Janet Rogers of the Transit Action Network discusses the city budget and its underfunding of the Metropolitan Transit System with Tom Klammer.
In December of 2010, Transit Action Network lead an effort to get Ordinance 100951 passed to restore funding to KCATA from the 1/2 cent transportation sales tax (officially the “Public Mass Transportation Fund”). Groups representing over 160,000 people, in addition to bus riders, spoke up in support of this ordinance.
Now the City Manger’s submitted budget for FY 2013-14 doesn’t abide by this Ordinance to restore funding to the Metro.
KCATA averages nearly 55,000 daily riders and 2012 ridership was the second highest in 20 years. The transit system is vital to people getting to work and looking for work, yet the City Manager’s budget appears to be ignoring this simple instruction regarding KCATA funding based on the ordinance:
Section 2. That the City Manager is directed to incrementally increase the current appropriation to 95%, beginning with the budget taking effect on May 1, 2011.
The 95% requirement to restore funding to KCATA has to be met by May 2014, yet KCATA is budgeted a smaller percentage (70.5%) in the proposed FY 2013-14 budget than when the ordinance was passed in December 2010 (73.8%). The dollar amount budgeted for KCATA is the same for FY 2013-14 as FY 2012-13. The City Manager’s KCATA budget is going in the wrong direction! It isn’t fair and it doesn’t match the wishes of the voters or the ordinance passed by the City Council. Why do people have to fight the same battles with public officials over and over again?
1. Call your council member or Mayor James to insist that Ordinance 100951 be followed and not ignored. Ask that the KCATA funding be moved close to $29 million (88%) from the Public Mass Transportation Fund, which is appropriate for this step in implementation of the Ordinance, instead of the $23.5 million (70.5%) the City Manager has proposed.
Mayor’s office 816-513-3500 email Mayor@kcmo.org
Council office 816-513-1368
For phone numbers and emails for specific council members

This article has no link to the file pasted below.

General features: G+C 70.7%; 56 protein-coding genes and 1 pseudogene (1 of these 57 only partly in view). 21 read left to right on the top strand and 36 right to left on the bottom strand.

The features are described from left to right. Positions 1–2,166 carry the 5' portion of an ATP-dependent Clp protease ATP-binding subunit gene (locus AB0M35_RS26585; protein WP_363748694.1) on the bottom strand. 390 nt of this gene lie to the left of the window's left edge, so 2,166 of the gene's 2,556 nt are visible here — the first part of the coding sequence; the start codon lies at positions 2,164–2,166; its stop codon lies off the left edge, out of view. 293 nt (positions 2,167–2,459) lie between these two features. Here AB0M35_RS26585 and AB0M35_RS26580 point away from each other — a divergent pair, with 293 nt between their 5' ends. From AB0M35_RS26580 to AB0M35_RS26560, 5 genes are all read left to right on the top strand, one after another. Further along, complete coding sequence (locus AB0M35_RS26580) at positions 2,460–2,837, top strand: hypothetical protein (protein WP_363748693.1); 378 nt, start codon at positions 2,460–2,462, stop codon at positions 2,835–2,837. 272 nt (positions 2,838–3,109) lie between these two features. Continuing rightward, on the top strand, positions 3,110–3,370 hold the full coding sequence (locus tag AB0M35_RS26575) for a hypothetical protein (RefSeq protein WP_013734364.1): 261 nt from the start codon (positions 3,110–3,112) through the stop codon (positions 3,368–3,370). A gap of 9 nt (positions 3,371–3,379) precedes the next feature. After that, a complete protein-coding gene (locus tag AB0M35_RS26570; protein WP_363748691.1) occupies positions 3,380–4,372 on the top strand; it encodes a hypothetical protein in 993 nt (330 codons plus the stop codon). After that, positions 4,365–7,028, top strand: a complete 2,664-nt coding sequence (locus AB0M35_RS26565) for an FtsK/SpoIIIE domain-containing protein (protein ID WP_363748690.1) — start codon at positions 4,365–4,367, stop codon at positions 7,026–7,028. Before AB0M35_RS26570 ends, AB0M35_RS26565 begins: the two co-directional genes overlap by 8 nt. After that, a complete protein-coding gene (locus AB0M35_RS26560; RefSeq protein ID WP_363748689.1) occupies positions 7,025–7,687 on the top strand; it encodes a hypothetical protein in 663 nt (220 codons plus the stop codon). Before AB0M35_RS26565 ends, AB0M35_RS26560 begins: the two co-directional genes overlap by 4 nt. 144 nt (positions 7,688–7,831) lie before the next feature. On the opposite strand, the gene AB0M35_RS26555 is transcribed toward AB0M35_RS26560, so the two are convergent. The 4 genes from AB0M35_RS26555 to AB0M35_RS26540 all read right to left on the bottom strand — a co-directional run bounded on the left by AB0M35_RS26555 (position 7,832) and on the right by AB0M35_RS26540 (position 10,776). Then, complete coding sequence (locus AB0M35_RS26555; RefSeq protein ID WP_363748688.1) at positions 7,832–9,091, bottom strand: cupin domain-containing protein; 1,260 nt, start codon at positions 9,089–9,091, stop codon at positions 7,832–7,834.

2. Attend the budget hearings and insist that the ordinance be implemented correctly.
2013-14 Public Budget Hearings Currently Announced
Saturday, February 2
9am to 11am
Robert J. Mohart Multi-Purpose Center (auditorium)
3200 Wayne, KCMO 64109
Saturday, February 9
9am to 11am
Northland Neighborhoods Inc.
4420 NE Chouteau Trafficway, KCMO 64117
Saturday, February 23
9am to 11am
KCPD South Patrol Division (main entrance)
9701 Marion Park Drive , KCMO 64137
The non-transit uses were supposed to be reduced to allow the KCATA budget to increase. The 1/2 cent transportation sales tax was not supposed to be diverted to non-transit uses when the 3/8 cent transit sales tax was voted in. In fact, the non-transit uses have gone from $4.6 million in the year the ordinance was passed to $6 million for the proposed budget.
KCATA is providing more transit service than the city is paying for by using up its reserve account. Their other choice is to significantly cut service again and no one wants that. The reserve account was used to help out in the recent financial crisis, but this shouldn’t still be happening. There is a serious need for the Ordinance to be implemented and the city should stop dragging its feet, pay its bills and provide the essential transit service the voters want.
In addition, the city has taken the $2 million it committed for the streetcar from this fund. The $2 million for the streetcar is a long-term yearly commitment for the city.
TAN has alerted the City Auditor, Gary White, to this situation. Part of his job is to “alert city officials to potential problems that could undermine the public’s trust in City government.” Not abiding by this ordinance certainly falls into that category.
See our recent article. Our Request to KCMO: Move Transit Funding Closer to Goal in Next Budget (This article was written using the previous budget numbers)
Public Mass Transportation Fund-Submitted FY 2013-14 Budget from the City Manager’s budget
The full Manager’s Budget can be found online in the City’s Open Data Catalog at http://data.kcmo.org.